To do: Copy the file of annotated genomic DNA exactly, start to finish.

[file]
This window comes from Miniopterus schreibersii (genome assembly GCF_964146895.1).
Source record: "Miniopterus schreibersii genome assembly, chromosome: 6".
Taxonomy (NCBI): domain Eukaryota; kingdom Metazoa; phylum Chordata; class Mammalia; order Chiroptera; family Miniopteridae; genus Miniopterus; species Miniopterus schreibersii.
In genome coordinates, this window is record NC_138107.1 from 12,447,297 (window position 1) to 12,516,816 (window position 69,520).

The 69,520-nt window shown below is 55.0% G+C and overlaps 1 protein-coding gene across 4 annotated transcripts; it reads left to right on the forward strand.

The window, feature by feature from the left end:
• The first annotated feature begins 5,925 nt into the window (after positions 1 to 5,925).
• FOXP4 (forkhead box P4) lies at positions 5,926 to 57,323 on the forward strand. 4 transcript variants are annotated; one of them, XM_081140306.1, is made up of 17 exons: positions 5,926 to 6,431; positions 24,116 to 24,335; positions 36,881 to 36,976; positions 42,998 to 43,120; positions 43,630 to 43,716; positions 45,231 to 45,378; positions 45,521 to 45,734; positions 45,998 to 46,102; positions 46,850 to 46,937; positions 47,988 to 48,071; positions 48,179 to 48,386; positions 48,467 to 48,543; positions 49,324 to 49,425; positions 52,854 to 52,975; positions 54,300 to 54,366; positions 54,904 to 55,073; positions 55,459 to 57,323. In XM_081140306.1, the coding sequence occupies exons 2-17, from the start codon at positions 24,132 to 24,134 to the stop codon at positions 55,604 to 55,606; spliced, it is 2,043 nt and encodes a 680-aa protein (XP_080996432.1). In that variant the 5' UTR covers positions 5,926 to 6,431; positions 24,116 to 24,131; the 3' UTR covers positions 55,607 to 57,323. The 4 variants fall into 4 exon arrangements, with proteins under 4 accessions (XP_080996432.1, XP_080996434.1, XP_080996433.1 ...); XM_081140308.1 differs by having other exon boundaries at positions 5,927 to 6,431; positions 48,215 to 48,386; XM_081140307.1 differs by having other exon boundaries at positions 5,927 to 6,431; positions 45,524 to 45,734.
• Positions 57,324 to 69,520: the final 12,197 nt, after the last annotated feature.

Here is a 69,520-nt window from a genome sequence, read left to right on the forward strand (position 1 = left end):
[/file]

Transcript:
This window comes from Miniopterus schreibersii (genome assembly GCF_964146895.1).
Source record: "Miniopterus schreibersii genome assembly, chromosome: 6".
Taxonomy (NCBI): domain Eukaryota; kingdom Metazoa; phylum Chordata; class Mammalia; order Chiroptera; family Miniopteridae; genus Miniopterus; species Miniopterus schreibersii.
In genome coordinates, this window is record NC_138107.1 from 12,447,297 (window position 1) to 12,516,816 (window position 69,520).

The 69,520-nt window shown below is 55.0% G+C and overlaps 1 protein-coding gene across 4 annotated transcripts; it reads left to right on the forward strand.

The window, feature by feature from the left end:
• The first annotated feature begins 5,925 nt into the window (after positions 1 to 5,925).
• FOXP4 (forkhead box P4) lies at positions 5,926 to 57,323 on the forward strand. 4 transcript variants are annotated; one of them, XM_081140306.1, is made up of 17 exons: positions 5,926 to 6,431; positions 24,116 to 24,335; positions 36,881 to 36,976; positions 42,998 to 43,120; positions 43,630 to 43,716; positions 45,231 to 45,378; positions 45,521 to 45,734; positions 45,998 to 46,102; positions 46,850 to 46,937; positions 47,988 to 48,071; positions 48,179 to 48,386; positions 48,467 to 48,543; positions 49,324 to 49,425; positions 52,854 to 52,975; positions 54,300 to 54,366; positions 54,904 to 55,073; positions 55,459 to 57,323. In XM_081140306.1, the coding sequence occupies exons 2-17, from the start codon at positions 24,132 to 24,134 to the stop codon at positions 55,604 to 55,606; spliced, it is 2,043 nt and encodes a 680-aa protein (XP_080996432.1). In that variant the 5' UTR covers positions 5,926 to 6,431; positions 24,116 to 24,131; the 3' UTR covers positions 55,607 to 57,323. The 4 variants fall into 4 exon arrangements, with proteins under 4 accessions (XP_080996432.1, XP_080996434.1, XP_080996433.1 ...); XM_081140308.1 differs by having other exon boundaries at positions 5,927 to 6,431; positions 48,215 to 48,386; XM_081140307.1 differs by having other exon boundaries at positions 5,927 to 6,431; positions 45,524 to 45,734.
• Positions 57,324 to 69,520: the final 12,197 nt, after the last annotated feature.

Here is a 69,520-nt window from a genome sequence, read left to right on the forward strand (position 1 = left end):